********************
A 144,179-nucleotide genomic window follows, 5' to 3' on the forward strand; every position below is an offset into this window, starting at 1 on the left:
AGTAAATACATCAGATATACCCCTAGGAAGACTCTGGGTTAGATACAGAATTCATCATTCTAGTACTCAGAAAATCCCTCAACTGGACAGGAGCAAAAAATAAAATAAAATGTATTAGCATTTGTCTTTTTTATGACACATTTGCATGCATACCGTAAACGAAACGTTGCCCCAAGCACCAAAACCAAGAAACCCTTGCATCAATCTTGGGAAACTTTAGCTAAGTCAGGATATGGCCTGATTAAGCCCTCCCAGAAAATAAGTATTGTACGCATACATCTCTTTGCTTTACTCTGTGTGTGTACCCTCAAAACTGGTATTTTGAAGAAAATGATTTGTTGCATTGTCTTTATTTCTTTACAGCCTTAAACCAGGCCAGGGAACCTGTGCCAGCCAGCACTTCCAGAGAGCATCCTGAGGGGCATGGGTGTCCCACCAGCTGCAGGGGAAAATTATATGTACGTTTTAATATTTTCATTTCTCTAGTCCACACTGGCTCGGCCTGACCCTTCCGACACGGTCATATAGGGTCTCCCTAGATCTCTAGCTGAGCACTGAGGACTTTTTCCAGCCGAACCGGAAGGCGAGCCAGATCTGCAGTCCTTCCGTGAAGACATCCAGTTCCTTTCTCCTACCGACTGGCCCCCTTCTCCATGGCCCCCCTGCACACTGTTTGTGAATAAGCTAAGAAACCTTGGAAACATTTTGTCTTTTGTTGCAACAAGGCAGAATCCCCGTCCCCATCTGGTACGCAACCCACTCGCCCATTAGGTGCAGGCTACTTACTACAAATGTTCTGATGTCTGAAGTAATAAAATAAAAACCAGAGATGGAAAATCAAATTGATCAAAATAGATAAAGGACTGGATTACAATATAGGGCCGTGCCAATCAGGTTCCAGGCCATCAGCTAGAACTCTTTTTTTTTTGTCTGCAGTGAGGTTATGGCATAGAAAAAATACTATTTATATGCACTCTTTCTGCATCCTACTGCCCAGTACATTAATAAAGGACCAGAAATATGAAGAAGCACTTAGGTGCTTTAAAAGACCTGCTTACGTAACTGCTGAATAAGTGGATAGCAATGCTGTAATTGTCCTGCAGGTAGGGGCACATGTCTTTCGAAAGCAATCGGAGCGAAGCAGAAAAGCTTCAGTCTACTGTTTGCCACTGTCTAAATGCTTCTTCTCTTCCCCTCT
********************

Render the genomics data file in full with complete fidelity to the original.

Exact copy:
A 144,179-nucleotide genomic window follows, 5' to 3' on the forward strand; every position below is an offset into this window, starting at 1 on the left:
AGTAAATACATCAGATATACCCCTAGGAAGACTCTGGGTTAGATACAGAATTCATCATTCTAGTACTCAGAAAATCCCTCAACTGGACAGGAGCAAAAAATAAAATAAAATGTATTAGCATTTGTCTTTTTTATGACACATTTGCATGCATACCGTAAACGAAACGTTGCCCCAAGCACCAAAACCAAGAAACCCTTGCATCAATCTTGGGAAACTTTAGCTAAGTCAGGATATGGCCTGATTAAGCCCTCCCAGAAAATAAGTATTGTACGCATACATCTCTTTGCTTTACTCTGTGTGTGTACCCTCAAAACTGGTATTTTGAAGAAAATGATTTGTTGCATTGTCTTTATTTCTTTACAGCCTTAAACCAGGCCAGGGAACCTGTGCCAGCCAGCACTTCCAGAGAGCATCCTGAGGGGCATGGGTGTCCCACCAGCTGCAGGGGAAAATTATATGTACGTTTTAATATTTTCATTTCTCTAGTCCACACTGGCTCGGCCTGACCCTTCCGACACGGTCATATAGGGTCTCCCTAGATCTCTAGCTGAGCACTGAGGACTTTTTCCAGCCGAACCGGAAGGCGAGCCAGATCTGCAGTCCTTCCGTGAAGACATCCAGTTCCTTTCTCCTACCGACTGGCCCCCTTCTCCATGGCCCCCCTGCACACTGTTTGTGAATAAGCTAAGAAACCTTGGAAACATTTTGTCTTTTGTTGCAACAAGGCAGAATCCCCGTCCCCATCTGGTACGCAACCCACTCGCCCATTAGGTGCAGGCTACTTACTACAAATGTTCTGATGTCTGAAGTAATAAAATAAAAACCAGAGATGGAAAATCAAATTGATCAAAATAGATAAAGGACTGGATTACAATATAGGGCCGTGCCAATCAGGTTCCAGGCCATCAGCTAGAACTCTTTTTTTTTTGTCTGCAGTGAGGTTATGGCATAGAAAAAATACTATTTATATGCACTCTTTCTGCATCCTACTGCCCAGTACATTAATAAAGGACCAGAAATATGAAGAAGCACTTAGGTGCTTTAAAAGACCTGCTTACGTAACTGCTGAATAAGTGGATAGCAATGCTGTAATTGTCCTGCAGGTAGGGGCACATGTCTTTCGAAAGCAATCGGAGCGAAGCAGAAAAGCTTCAGTCTACTGTTTGCCACTGTCTAAATGCTTCTTCTCTTCCCCTCT